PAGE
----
Part 3 of our guide to finding the best men’s coats in Australia.
There are a ton of overcoat styles available but none more iconic than the Polo Coat.
Why? Because nothing combines the comfort of a robe with the sophistication of the traditional overcoat quite like it.
Usually thought of as an American style, the Polo Coat is actually derived from an early 20th Century English coat. The original version, known as the “waitcoat”, was worn by English polo players between matches – hence the name – and featured a wraparound belt and a relaxed shape that kept the players looking smart yet casual.
Ivy Leaguers holidaying in Europe took note of the sophisticated style, and brought it back stateside to flex on their peers at intercollegiate tournaments. Its association with privileged youths made it the quintessential coat of the American leisure-class: a garment that captured both their ignorant bliss and their fondness for aristocratic sports.
Little has changed about the Polo Coat since. Today it still features a double-breasted front, wide lapels, length that extends past the knee, patch pockets, set-in sleeves, turnback cuffs, and a rear half-belt; details that marry old-world elegance and new-world romanticism.
The coat also remains prohibitively expensive. Authentic Polo Coats are made of camel hair, or a blend of camel hair, wool, cashmere and alpaca – fabrics prized for their luxurious softness, warmth, and delicate fibres. It also takes about four yards of the stuff to make a single coat, making the original inaccessible to all but the wealthiest individuals or hardcore enthusiasts.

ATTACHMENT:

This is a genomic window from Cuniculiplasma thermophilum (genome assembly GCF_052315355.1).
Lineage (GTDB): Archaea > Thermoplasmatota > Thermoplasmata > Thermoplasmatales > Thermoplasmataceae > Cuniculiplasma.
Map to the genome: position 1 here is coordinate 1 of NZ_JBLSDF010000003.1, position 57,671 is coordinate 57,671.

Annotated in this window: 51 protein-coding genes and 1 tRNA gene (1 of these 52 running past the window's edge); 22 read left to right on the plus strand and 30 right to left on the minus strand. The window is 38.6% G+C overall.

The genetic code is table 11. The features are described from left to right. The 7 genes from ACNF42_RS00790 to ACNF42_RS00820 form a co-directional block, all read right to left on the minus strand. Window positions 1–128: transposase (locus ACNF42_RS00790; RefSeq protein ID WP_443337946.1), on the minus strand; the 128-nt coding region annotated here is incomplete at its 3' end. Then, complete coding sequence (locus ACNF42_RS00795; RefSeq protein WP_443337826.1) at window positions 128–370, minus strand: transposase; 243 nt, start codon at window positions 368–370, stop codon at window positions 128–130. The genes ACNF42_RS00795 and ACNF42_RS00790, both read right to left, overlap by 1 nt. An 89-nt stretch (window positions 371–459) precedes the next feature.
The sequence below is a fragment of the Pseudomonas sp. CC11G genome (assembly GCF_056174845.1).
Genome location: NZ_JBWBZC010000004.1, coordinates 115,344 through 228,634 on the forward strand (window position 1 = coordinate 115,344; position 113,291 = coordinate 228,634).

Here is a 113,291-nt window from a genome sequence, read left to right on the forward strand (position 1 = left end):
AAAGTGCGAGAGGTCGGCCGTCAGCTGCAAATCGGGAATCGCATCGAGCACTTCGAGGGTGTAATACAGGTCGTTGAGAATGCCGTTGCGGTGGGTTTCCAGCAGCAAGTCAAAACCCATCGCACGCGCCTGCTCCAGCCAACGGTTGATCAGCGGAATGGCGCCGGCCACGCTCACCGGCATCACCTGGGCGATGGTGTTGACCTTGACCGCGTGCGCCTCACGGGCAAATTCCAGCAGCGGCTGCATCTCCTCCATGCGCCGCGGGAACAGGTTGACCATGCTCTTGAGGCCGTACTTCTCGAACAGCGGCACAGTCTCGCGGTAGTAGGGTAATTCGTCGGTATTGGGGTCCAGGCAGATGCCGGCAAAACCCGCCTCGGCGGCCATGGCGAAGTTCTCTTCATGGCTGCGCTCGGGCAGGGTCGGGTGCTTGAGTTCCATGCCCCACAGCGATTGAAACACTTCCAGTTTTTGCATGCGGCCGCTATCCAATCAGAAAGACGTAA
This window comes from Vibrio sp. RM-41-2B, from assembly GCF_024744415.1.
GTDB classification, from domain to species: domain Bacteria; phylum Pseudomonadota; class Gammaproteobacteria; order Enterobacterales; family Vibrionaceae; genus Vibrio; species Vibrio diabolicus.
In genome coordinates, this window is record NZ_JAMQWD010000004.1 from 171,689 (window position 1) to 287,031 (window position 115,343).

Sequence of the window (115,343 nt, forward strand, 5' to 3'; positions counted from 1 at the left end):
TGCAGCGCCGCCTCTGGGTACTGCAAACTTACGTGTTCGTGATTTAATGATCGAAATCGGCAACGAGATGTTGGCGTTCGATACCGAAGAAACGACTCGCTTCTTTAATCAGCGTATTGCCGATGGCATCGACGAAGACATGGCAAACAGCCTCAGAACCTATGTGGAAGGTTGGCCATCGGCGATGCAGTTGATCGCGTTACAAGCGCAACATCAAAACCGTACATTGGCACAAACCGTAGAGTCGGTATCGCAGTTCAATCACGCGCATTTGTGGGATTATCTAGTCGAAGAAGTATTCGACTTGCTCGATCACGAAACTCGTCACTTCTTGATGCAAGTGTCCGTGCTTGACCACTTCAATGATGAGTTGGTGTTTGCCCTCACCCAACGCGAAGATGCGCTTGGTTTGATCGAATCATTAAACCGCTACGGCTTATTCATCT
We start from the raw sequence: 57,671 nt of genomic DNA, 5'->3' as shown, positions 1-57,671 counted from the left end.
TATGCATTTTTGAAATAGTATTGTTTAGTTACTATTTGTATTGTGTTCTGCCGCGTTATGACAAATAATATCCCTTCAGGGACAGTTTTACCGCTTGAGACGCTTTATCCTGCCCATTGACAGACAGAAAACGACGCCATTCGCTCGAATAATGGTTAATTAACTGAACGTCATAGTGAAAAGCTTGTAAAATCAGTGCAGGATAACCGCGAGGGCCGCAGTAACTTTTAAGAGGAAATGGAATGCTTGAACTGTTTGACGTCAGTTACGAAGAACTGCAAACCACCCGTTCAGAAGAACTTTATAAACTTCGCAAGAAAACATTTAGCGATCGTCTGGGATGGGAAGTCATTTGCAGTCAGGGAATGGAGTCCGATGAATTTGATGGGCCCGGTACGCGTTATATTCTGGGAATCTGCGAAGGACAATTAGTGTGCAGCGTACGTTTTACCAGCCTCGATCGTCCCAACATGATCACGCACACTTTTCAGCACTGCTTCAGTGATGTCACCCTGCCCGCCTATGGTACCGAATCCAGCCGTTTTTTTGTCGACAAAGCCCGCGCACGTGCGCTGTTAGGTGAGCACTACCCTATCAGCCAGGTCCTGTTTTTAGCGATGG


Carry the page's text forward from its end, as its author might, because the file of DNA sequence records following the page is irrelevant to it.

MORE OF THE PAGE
It’s a shame then that this classic overcoat is so hard to find in Australia. Perhaps its light colour and delicate cloth are too opulent for our egalitarian culture. Or perhaps its tailored silhouette is just too “old-school” for guys working in “dress-how-you-feel” offices. The only thing “old-school”, I think, is this narrow way of thinking.
Where to Buy
The Polo Coat is one of those few garments that deserves to be made by a bespoke tailor.
The Zing Chen model is conservative but captures the relaxedness of modern tailoring. Unlike the original, the coat features slightly peaked ulster style lapels instead of the more dramatic peaks more common in the US. Zing Chen has also added rounded flapped patch pockets, as well as turn-back cuffs that echo the lines of the barchetta (“gondolla shaped”) breast pocket. The coat is formal yet soft enough to straddle the line between tradition and modernity. Patrician without being authoritarian, commanding without being severe, the Zing Chen model whispers quiet power.
Read the Rest of our Best Coats Series: